Despite having no indigenous population, Antarctica has sometimes been referred to as having a legacy of colonialism. However, there is debate as to whether Australia has facilitated, or been an object of, this colonialism.
Described most famously in the 1980s by then Malaysian Prime Minister Mahathir bin Mohamad, the idea of Antarctic colonialism has more recently featured in some popular and scholarly writing, usually with negative connotations. There are two primary ways in which Antarctica has been conceived of as an object of colonialism. The first is via the making of territorial claims on the part of seven states, of which Australia is one. The second is via the operation of the Antarctic Treaty System, in particular its decision-making by a subset of treaty parties, of which Australia is one.
There are significant problems with Australia being regarded as a colonial power on the basis of either of these interpretations. First, the question of territorial title. International law incorporates the intertemporal principle, by which a determination of title is based on the international law in force at the relevant historical juncture. Yes, Australia asserted its territorial rights to the Australian Antarctic Territory (AAT) close to a century ago. However, the application of the intertemporal principle means that the law of territorial acquisition remains the applicable law by which to assess the validity of Australia’s Antarctic title. This same body of law has recently been applied by the International Court of Justice to resolve disputes between Indonesia and Malaysia and between Malaysia and Singapore.
There is an often repeated myth that Australia’s title to the AAT is weakened by the fact that only a small number of other countries recognise it. This is, to use Australian slang, a “furphy.” The law of territorial acquisition does not require acts of positive recognition. Despite Australia having applied the law of territorial acquisition that is associated with late 19th century colonialism, Australia subsequently agreed to agree to disagree for the duration of the 1959 Antarctic Treaty (AT) and to operate as a member of the Antarctic Treaty System (ATS).
This brings us to the second line of argument as to why we might consider Australia an Antarctic colonial power. This reasoning uses “colonial” in the quite loose sense of there being an inequality of power. The ATS is sometimes critiqued as being an exclusive “club” of states that have assumed the right to make whatever decisions they like in relation to the continent and to take the spoils (such as minerals) for themselves. A refined version of this approach perceives the inner circle of the ATS – the consultative parties who have voting rights at the annual ATS meetings – to be the colonial powers in respect of Antarctica.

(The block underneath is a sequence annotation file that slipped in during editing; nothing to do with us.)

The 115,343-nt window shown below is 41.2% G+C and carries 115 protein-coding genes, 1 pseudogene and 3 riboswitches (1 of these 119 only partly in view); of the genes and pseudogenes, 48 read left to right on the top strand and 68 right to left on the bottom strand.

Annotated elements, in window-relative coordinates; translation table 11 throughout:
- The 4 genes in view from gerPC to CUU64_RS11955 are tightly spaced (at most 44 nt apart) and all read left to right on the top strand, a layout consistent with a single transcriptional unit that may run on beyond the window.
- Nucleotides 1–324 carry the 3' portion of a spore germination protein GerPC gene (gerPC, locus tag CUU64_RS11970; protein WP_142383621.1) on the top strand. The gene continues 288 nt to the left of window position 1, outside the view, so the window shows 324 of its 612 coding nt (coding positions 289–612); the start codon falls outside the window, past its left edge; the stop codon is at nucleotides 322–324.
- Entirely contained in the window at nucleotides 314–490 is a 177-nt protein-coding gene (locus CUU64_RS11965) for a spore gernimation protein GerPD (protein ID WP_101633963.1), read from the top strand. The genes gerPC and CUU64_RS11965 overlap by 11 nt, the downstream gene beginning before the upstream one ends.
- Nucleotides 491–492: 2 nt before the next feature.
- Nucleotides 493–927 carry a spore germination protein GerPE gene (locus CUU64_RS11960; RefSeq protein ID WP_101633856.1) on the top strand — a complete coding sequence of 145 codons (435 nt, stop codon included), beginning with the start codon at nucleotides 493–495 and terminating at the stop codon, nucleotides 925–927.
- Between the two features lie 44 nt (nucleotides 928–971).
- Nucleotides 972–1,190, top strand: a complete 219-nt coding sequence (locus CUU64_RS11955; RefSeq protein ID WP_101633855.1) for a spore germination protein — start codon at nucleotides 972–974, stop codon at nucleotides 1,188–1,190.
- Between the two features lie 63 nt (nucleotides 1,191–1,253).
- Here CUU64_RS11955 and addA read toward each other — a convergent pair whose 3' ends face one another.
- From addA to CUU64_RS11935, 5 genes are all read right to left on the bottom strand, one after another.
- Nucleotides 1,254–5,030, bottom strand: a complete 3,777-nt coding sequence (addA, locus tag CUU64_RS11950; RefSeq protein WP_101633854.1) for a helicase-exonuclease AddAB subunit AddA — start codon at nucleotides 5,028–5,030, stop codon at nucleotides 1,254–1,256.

The problem with this interpretation is that the consultative parties have self-imposed regulations and restrictions on their Antarctic activities, including in respect of resources, and have not asserted an all-encompassing right to hold third parties to those rules. This means that it would be the states not so far involved in the ATS that are arguably in the strongest position to benefit from the spoils of Antarctica and the Southern Ocean.
There is one way in which it makes sense to say that Australia is involved with an Antarctic colonial project. The United States, having not put forward a claim of its own, joined by others without title that nevertheless wished to ensure access to the continent, took the lead in the negotiation of the 1959 Antarctic Treaty. Viewed in this light, Australia was and remains an object of Antarctic colonialism as opposed to a colonial power.
In agreeing to the terms of the treaty, Australia has actually restricted the full exercise of its own legitimate power as opposed to assuming additional power. Australian officials were aware that in agreeing to the treaty, Australia was engaged in an act of self-denial for the greater good, at least for so long as the treaty is in force. Other treaty parties would not be required to respect Australia’s sovereign rights, but Australia would be required to respect their position while also doing sufficient to retain its own legal position unless Australia were to go so far as to relinquish all territorial rights.
Australia should not accept any accusation that it is an Antarctic colonial power. The importance of the Antarctic continent and surrounding ice shelves and oceans to the global environment means that there would be very real stakes at play for the whole international community were Antarctica to be left as a free for all for any players justifying their actions as Antarctic “decolonisation.” Worse still, a competing institution might be established whose participants seek to undermine the levels of environmental protection to which ATS members have agreed.
Australia’s interests call for a mature line of diplomatic discourse and a preparedness to rebut dangerous claims of colonialism-on-ice.
Shirley Scott FAIIA is Professor of International Law and International Relations in the School of Humanities and Social Sciences at UNSW Canberra. She is the immediate past president of the Asian Society of International Law. She is also a former Research Chair and a Fellow of the Australian Institute of International Affairs.
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